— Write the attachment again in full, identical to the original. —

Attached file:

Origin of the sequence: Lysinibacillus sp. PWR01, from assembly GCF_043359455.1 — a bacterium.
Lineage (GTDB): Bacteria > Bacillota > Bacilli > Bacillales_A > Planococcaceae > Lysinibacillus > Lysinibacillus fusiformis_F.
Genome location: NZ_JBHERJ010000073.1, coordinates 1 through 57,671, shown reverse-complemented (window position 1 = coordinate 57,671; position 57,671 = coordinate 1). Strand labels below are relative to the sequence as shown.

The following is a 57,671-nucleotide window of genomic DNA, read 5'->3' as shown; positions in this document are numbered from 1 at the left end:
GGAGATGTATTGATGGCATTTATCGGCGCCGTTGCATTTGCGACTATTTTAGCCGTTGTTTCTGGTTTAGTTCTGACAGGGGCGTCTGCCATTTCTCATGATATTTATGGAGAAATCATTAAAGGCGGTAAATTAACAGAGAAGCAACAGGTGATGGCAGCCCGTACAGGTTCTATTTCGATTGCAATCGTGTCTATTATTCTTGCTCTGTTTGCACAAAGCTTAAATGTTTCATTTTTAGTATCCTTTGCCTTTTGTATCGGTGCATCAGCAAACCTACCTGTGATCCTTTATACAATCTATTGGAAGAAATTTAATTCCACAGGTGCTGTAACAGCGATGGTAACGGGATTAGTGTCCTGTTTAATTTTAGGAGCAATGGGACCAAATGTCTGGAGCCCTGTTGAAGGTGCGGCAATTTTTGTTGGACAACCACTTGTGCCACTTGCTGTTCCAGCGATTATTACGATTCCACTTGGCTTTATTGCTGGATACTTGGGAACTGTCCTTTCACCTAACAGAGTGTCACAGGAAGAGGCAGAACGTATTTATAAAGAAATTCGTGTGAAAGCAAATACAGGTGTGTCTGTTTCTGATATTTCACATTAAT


Origin of the sequence: Lysinibacillus sp. PWR01, from assembly GCF_043359455.1 — a bacterium.
Lineage (GTDB): Bacteria > Bacillota > Bacilli > Bacillales_A > Planococcaceae > Lysinibacillus > Lysinibacillus fusiformis_F.
Genome location: NZ_JBHERJ010000073.1, coordinates 1 through 57,671, shown reverse-complemented (window position 1 = coordinate 57,671; position 57,671 = coordinate 1). Strand labels below are relative to the sequence as shown.

The following is a 57,671-nucleotide window of genomic DNA, read 5'->3' as shown; positions in this document are numbered from 1 at the left end:
GGAGATGTATTGATGGCATTTATCGGCGCCGTTGCATTTGCGACTATTTTAGCCGTTGTTTCTGGTTTAGTTCTGACAGGGGCGTCTGCCATTTCTCATGATATTTATGGAGAAATCATTAAAGGCGGTAAATTAACAGAGAAGCAACAGGTGATGGCAGCCCGTACAGGTTCTATTTCGATTGCAATCGTGTCTATTATTCTTGCTCTGTTTGCACAAAGCTTAAATGTTTCATTTTTAGTATCCTTTGCCTTTTGTATCGGTGCATCAGCAAACCTACCTGTGATCCTTTATACAATCTATTGGAAGAAATTTAATTCCACAGGTGCTGTAACAGCGATGGTAACGGGATTAGTGTCCTGTTTAATTTTAGGAGCAATGGGACCAAATGTCTGGAGCCCTGTTGAAGGTGCGGCAATTTTTGTTGGACAACCACTTGTGCCACTTGCTGTTCCAGCGATTATTACGATTCCACTTGGCTTTATTGCTGGATACTTGGGAACTGTCCTTTCACCTAACAGAGTGTCACAGGAAGAGGCAGAACGTATTTATAAAGAAATTCGTGTGAAAGCAAATACAGGTGTGTCTGTTTCTGATATTTCACATTAAT